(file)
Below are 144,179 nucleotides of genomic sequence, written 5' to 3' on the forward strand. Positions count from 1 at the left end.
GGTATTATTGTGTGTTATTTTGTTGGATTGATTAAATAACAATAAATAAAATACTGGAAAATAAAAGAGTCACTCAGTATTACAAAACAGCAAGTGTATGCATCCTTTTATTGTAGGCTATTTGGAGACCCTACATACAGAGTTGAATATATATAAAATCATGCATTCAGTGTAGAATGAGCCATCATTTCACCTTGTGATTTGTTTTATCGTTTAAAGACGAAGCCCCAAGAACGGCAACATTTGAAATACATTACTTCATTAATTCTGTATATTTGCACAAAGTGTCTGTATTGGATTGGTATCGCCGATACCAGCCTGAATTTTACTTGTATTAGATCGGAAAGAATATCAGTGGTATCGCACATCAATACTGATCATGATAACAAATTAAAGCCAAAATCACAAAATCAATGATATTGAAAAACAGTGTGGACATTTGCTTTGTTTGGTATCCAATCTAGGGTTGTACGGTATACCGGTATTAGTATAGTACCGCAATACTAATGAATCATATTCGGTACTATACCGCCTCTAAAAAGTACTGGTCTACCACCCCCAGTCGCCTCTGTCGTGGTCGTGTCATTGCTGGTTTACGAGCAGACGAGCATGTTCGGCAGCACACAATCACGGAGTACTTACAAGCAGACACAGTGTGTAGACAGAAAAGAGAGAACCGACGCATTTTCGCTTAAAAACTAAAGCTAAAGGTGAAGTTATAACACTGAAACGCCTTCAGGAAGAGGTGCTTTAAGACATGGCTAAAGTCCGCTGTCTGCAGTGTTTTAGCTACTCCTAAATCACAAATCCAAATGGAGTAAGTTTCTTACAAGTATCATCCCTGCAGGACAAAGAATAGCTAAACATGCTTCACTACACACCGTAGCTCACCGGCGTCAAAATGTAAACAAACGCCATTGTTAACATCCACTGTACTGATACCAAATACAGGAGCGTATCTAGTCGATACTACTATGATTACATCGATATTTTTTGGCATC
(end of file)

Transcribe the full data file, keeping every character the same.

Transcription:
Below are 144,179 nucleotides of genomic sequence, written 5' to 3' on the forward strand. Positions count from 1 at the left end.
GGTATTATTGTGTGTTATTTTGTTGGATTGATTAAATAACAATAAATAAAATACTGGAAAATAAAAGAGTCACTCAGTATTACAAAACAGCAAGTGTATGCATCCTTTTATTGTAGGCTATTTGGAGACCCTACATACAGAGTTGAATATATATAAAATCATGCATTCAGTGTAGAATGAGCCATCATTTCACCTTGTGATTTGTTTTATCGTTTAAAGACGAAGCCCCAAGAACGGCAACATTTGAAATACATTACTTCATTAATTCTGTATATTTGCACAAAGTGTCTGTATTGGATTGGTATCGCCGATACCAGCCTGAATTTTACTTGTATTAGATCGGAAAGAATATCAGTGGTATCGCACATCAATACTGATCATGATAACAAATTAAAGCCAAAATCACAAAATCAATGATATTGAAAAACAGTGTGGACATTTGCTTTGTTTGGTATCCAATCTAGGGTTGTACGGTATACCGGTATTAGTATAGTACCGCAATACTAATGAATCATATTCGGTACTATACCGCCTCTAAAAAGTACTGGTCTACCACCCCCAGTCGCCTCTGTCGTGGTCGTGTCATTGCTGGTTTACGAGCAGACGAGCATGTTCGGCAGCACACAATCACGGAGTACTTACAAGCAGACACAGTGTGTAGACAGAAAAGAGAGAACCGACGCATTTTCGCTTAAAAACTAAAGCTAAAGGTGAAGTTATAACACTGAAACGCCTTCAGGAAGAGGTGCTTTAAGACATGGCTAAAGTCCGCTGTCTGCAGTGTTTTAGCTACTCCTAAATCACAAATCCAAATGGAGTAAGTTTCTTACAAGTATCATCCCTGCAGGACAAAGAATAGCTAAACATGCTTCACTACACACCGTAGCTCACCGGCGTCAAAATGTAAACAAACGCCATTGTTAACATCCACTGTACTGATACCAAATACAGGAGCGTATCTAGTCGATACTACTATGATTACATCGATATTTTTTGGCATC